1 Co 12:14  For the body is not one member, but many.  15  If the foot shall say, Because I am not the hand, I am not of the body; is it therefore not of the body?  18  But now hath God set the members every one of them in the body, as it hath pleased him. 28  And God hath set some in the church, first apostles, secondarily prophets, thirdly teachers, after that miracles, then gifts of healings, helps, governments, diversities of tongues. 


5.  Those things that are motivated by selfishness, as well as those done in the flesh according to what we want to do, will have no value and will be rejected by God. 

 

1 Co 3:11  For other foundation can no man lay than that is laid, which is Jesus Christ.  12  Now if any man build upon this foundation gold, silver, precious stones, wood, hay, stubble;  13  Every man's work shall be made manifest: for the day shall declare it, because it shall be revealed by fire; and the fire shall try every man's work of what sort it is.  14  If any man's work abide which he hath built thereupon, he shall receive a reward.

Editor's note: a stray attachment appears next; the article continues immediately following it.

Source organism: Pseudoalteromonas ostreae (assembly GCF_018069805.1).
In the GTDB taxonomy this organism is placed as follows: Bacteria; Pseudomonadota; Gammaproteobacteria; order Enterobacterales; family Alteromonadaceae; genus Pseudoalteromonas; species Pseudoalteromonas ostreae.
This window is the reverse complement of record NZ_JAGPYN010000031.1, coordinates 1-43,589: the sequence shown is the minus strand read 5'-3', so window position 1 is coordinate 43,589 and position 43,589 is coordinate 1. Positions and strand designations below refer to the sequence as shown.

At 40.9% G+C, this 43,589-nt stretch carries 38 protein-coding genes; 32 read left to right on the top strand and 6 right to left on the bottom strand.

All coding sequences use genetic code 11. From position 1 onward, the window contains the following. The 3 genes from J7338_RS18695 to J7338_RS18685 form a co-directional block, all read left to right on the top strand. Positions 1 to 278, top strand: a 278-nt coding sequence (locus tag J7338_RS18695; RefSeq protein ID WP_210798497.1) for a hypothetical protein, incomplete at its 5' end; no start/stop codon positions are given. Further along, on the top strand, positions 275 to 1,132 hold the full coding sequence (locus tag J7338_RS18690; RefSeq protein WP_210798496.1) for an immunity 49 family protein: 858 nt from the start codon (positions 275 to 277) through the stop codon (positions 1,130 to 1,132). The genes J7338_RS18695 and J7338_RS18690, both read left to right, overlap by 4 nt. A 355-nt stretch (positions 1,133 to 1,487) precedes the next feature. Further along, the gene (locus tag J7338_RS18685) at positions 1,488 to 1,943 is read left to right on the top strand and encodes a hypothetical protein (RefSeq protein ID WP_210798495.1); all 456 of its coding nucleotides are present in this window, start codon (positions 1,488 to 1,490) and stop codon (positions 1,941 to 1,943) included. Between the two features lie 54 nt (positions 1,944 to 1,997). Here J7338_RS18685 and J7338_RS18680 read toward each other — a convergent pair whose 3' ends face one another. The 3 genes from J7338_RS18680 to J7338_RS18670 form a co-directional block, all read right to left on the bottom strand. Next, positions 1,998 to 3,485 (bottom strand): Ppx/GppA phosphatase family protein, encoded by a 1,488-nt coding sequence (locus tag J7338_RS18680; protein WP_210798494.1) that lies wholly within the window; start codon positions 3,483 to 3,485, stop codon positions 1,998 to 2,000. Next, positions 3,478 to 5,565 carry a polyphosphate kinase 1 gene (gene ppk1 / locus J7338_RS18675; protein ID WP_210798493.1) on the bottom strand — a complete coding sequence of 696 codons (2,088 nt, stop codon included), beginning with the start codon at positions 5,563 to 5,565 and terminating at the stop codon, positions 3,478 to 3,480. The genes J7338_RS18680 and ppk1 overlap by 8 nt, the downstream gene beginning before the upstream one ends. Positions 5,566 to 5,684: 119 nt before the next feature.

6.  In God’s system, we can all win and be successful in life.  Because God has saved us from our selfishness, has called all of us to a different specific mission and has given us all differing talents to fulfill that mission, He does not compare us with each other.  Because He helps and provides all we need, absolutely every one of us can become significant, have a fully successful life, and become a hero of faith.

 

The Process of Transformation by Faith in Order to Achieve Significance or Success